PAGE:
Too many motorway service areas are a mess of conflicting signs, worn-away road markings and bewildering road layouts, according to a survey by the Road Safety Markings Association (RSMA).
The survey assessed the external layout of 85 motorway service areas, including two criteria for pedestrians: amenity (are walkways in place); and quality (are they visible, logical, easy to use) – and combined scores out of a possible 60.
The services with the highest points were Tebay (northbound) on the M6 and Norton Canes on M6 Toll, which scored 52 points, as each featured clearly marked zebra crossings with a network of major access walkways and in some cases extending these along all available parked rows, minimising pedestrian interaction with vehicle movements.
Twelve of the service areas surveyed (Colsterworth; Leicester (Markfield); London Gateway; Toddington; Fleet; Sedgmoor; Taunton Dean; Charnock Richard; Corley; Chester; Rivington; Burtonwood) in the opinion of the RSMA made inadequate provision for pedestrians and gained a zero score. Common failures in the league table included worn out pedestrian crossings; no dropped kerb for disabled access; walkways littered with refuse bins, trees and advertising hoardings; and a zebra crossing leading walkers into manoeuvring traffic.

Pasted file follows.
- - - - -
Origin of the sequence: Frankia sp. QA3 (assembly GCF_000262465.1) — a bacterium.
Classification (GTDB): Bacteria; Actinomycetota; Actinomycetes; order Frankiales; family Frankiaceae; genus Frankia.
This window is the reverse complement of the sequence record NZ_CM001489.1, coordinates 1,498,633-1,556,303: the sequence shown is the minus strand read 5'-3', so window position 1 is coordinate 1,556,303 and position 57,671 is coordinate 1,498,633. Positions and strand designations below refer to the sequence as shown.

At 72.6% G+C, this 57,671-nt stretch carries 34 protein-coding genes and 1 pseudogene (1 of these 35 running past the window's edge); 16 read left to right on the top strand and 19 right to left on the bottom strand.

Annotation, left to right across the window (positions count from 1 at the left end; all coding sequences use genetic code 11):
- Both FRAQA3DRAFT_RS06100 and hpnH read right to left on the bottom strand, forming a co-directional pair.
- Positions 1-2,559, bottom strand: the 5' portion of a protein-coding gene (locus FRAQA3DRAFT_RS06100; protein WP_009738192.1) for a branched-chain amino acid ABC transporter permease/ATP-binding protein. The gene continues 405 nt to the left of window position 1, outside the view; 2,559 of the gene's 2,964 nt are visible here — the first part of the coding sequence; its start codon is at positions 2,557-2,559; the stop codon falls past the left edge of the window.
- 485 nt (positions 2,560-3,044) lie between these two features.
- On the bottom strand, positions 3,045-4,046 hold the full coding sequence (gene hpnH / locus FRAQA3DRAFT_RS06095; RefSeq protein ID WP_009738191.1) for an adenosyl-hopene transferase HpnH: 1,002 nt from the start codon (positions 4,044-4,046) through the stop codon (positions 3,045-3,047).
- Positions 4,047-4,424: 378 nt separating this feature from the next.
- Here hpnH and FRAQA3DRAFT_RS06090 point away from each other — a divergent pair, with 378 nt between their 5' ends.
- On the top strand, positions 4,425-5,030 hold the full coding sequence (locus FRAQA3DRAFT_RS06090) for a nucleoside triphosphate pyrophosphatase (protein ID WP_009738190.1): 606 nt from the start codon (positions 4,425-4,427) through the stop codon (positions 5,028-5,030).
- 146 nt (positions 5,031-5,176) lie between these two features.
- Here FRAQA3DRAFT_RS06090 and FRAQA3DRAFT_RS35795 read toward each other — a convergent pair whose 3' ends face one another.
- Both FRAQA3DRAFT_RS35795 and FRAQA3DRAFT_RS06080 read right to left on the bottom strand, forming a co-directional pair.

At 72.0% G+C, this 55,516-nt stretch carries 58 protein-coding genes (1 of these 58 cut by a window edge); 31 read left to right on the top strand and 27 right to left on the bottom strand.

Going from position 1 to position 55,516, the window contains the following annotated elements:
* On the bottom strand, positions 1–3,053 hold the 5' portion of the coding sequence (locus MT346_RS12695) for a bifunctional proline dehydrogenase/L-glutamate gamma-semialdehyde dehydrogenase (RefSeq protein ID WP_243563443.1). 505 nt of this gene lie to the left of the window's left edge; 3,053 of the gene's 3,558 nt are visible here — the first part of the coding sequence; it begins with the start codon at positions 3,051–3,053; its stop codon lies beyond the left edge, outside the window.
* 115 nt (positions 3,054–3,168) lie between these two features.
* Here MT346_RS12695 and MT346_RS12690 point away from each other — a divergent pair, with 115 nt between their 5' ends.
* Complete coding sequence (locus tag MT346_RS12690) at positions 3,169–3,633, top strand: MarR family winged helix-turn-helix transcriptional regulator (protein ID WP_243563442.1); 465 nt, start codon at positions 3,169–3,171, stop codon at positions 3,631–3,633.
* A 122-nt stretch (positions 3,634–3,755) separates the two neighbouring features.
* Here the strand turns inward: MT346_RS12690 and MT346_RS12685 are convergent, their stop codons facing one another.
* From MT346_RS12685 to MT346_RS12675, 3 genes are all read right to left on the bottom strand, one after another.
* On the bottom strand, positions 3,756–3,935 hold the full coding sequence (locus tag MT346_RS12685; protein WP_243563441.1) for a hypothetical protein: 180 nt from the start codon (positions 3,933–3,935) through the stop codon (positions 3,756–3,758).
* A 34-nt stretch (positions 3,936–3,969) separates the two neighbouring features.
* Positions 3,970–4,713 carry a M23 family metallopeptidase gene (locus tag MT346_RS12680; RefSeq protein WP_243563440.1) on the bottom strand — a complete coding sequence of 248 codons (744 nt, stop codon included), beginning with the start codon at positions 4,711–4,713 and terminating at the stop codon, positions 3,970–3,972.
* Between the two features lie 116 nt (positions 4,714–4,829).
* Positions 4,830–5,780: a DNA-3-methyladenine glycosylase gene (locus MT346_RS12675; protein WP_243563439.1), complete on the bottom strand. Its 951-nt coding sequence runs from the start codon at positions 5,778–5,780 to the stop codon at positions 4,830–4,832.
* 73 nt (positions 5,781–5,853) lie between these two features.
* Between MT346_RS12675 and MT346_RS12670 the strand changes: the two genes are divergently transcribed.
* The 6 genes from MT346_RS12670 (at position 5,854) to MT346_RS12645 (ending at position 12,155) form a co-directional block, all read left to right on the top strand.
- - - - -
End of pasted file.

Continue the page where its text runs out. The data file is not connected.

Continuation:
Commenting on the findings, RSMA national director, George Lee, said: “Drivers are encouraged to break their journey and may be stopping while under the pressures of a long period of driving, bored and fractious children or worse still, a child who has just wailed ‘I feel sick…’ “They switch from a relatively orderly road with single-direction traffic and few distractions to a barrage of advertising, direction signs and other drivers in a state of confusion and tension.
“Once they leave the car, the rules of the road are abandoned, and they are left to weave among rows of parked cars and moving traffic to reach the facilities. “For many, this makes ‘taking a break’ a stressful event.”
Lee added: “While thankfully, injuries and collisions are normally avoided due to overall low speeds, there must be countless ‘near misses’, causing anxiety for pedestrians and drivers alike.
“Tebay and Norton Canes demonstrate what ‘good’ looks like, and it’s time some of those with the poorest scores bring scruffy, neglected and pedestrian-unfriendly car parks up to 2015 standards.”